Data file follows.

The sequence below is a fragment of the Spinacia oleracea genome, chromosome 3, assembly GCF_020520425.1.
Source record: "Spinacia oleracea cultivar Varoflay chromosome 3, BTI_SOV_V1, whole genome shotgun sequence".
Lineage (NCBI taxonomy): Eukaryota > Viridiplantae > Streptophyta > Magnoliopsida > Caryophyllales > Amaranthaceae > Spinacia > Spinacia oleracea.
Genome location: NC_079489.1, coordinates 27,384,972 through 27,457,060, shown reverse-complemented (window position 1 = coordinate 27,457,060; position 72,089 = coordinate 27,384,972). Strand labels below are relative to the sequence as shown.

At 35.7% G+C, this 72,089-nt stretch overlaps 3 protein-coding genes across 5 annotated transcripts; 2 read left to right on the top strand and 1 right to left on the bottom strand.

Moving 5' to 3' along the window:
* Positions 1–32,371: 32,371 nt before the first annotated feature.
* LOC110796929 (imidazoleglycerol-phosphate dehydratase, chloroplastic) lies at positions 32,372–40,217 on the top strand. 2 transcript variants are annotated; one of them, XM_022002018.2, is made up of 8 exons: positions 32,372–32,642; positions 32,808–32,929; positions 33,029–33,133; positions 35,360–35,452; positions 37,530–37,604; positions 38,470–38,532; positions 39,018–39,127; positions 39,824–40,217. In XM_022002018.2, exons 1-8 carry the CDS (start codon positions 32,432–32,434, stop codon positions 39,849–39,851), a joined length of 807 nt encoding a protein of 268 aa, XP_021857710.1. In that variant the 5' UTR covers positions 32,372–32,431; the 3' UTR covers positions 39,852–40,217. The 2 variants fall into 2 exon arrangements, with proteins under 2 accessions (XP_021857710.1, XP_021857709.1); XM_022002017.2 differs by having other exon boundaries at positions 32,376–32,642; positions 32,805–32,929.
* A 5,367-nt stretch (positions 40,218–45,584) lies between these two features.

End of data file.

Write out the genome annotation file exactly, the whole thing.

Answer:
The sequence below is a fragment of the Spinacia oleracea genome, chromosome 3, assembly GCF_020520425.1.
Source record: "Spinacia oleracea cultivar Varoflay chromosome 3, BTI_SOV_V1, whole genome shotgun sequence".
Lineage (NCBI taxonomy): Eukaryota > Viridiplantae > Streptophyta > Magnoliopsida > Caryophyllales > Amaranthaceae > Spinacia > Spinacia oleracea.
Genome location: NC_079489.1, coordinates 27,384,972 through 27,457,060, shown reverse-complemented (window position 1 = coordinate 27,457,060; position 72,089 = coordinate 27,384,972). Strand labels below are relative to the sequence as shown.

At 35.7% G+C, this 72,089-nt stretch overlaps 3 protein-coding genes across 5 annotated transcripts; 2 read left to right on the top strand and 1 right to left on the bottom strand.

Moving 5' to 3' along the window:
* Positions 1–32,371: 32,371 nt before the first annotated feature.
* LOC110796929 (imidazoleglycerol-phosphate dehydratase, chloroplastic) lies at positions 32,372–40,217 on the top strand. 2 transcript variants are annotated; one of them, XM_022002018.2, is made up of 8 exons: positions 32,372–32,642; positions 32,808–32,929; positions 33,029–33,133; positions 35,360–35,452; positions 37,530–37,604; positions 38,470–38,532; positions 39,018–39,127; positions 39,824–40,217. In XM_022002018.2, exons 1-8 carry the CDS (start codon positions 32,432–32,434, stop codon positions 39,849–39,851), a joined length of 807 nt encoding a protein of 268 aa, XP_021857710.1. In that variant the 5' UTR covers positions 32,372–32,431; the 3' UTR covers positions 39,852–40,217. The 2 variants fall into 2 exon arrangements, with proteins under 2 accessions (XP_021857710.1, XP_021857709.1); XM_022002017.2 differs by having other exon boundaries at positions 32,376–32,642; positions 32,805–32,929.
* A 5,367-nt stretch (positions 40,218–45,584) lies between these two features.